There are six different types of freely movable joints, or diarthroses, in the body.
The gliding joints have articulating bones that are nearly flat. Movement is permitted in a gliding fashion, as shown here.
In a hinge joint, one articulating bone is convex and the other is concave. Their movement is similar to that of the hinge on a door.
The pivot joints permit only one movement—rotation around one axis.
In condylar joints, one articulating bone is oval and convex, while the other is oval and concave. Movement is permitted in a back and forth motion as shown.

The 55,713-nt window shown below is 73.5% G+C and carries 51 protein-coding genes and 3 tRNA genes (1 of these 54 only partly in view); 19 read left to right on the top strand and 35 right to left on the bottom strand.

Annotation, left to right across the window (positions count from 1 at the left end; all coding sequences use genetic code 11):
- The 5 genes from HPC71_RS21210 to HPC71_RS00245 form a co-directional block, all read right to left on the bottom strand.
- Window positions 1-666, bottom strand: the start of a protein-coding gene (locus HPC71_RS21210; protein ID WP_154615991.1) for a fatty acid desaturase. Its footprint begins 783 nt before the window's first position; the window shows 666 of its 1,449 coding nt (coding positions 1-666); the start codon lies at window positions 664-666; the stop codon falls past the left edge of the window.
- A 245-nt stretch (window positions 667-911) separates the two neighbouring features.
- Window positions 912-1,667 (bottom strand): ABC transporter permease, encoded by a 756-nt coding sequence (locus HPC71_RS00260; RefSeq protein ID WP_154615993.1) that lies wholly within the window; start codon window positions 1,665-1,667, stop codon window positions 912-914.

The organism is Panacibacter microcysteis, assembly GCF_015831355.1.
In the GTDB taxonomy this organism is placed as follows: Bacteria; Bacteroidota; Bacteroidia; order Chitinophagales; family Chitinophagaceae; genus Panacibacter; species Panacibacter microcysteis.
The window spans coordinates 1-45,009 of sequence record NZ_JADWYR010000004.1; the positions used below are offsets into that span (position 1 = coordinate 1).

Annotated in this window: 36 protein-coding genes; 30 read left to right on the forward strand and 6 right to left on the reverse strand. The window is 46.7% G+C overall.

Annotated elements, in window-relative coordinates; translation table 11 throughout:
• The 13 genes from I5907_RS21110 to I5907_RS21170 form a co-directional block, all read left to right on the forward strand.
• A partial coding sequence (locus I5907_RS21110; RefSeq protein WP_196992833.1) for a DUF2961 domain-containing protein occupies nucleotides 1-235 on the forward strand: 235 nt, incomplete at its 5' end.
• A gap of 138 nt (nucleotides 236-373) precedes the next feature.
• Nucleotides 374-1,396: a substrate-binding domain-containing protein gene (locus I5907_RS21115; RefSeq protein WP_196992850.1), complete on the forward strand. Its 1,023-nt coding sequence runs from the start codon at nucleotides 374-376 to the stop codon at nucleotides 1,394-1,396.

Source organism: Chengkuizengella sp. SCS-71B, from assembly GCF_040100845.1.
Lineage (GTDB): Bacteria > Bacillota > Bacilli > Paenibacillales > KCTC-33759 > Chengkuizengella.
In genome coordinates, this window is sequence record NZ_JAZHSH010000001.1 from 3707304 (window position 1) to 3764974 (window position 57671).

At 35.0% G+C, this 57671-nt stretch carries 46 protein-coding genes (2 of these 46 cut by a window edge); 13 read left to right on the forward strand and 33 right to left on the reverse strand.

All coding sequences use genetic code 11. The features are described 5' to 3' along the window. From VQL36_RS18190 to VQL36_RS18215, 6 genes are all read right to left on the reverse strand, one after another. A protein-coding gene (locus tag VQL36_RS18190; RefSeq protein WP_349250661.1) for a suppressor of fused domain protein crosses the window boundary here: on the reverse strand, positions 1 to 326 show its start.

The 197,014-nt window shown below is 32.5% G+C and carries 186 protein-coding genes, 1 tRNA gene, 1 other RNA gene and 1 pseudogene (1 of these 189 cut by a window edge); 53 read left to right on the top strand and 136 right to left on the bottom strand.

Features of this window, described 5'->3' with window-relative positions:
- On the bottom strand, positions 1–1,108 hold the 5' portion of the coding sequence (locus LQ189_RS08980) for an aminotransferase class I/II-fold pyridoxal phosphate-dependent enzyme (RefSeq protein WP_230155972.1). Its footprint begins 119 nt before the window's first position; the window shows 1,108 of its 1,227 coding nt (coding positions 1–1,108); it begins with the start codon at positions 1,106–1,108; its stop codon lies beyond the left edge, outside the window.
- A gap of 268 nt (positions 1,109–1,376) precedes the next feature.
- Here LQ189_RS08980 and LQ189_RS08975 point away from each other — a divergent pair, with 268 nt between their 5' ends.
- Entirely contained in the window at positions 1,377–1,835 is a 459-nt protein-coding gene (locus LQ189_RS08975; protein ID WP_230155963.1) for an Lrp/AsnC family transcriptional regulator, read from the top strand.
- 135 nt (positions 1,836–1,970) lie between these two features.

Saddle joints have articulating bone surfaces that are both shaped like the seat of a riding saddle. Movement is permitted back and forth, and side to side.
Ball-and-socket joints are the most freely movable joints in the body. One articulating bone is shaped like a "ball," and the other is shaped like a "socket." Movement is permitted in all directions.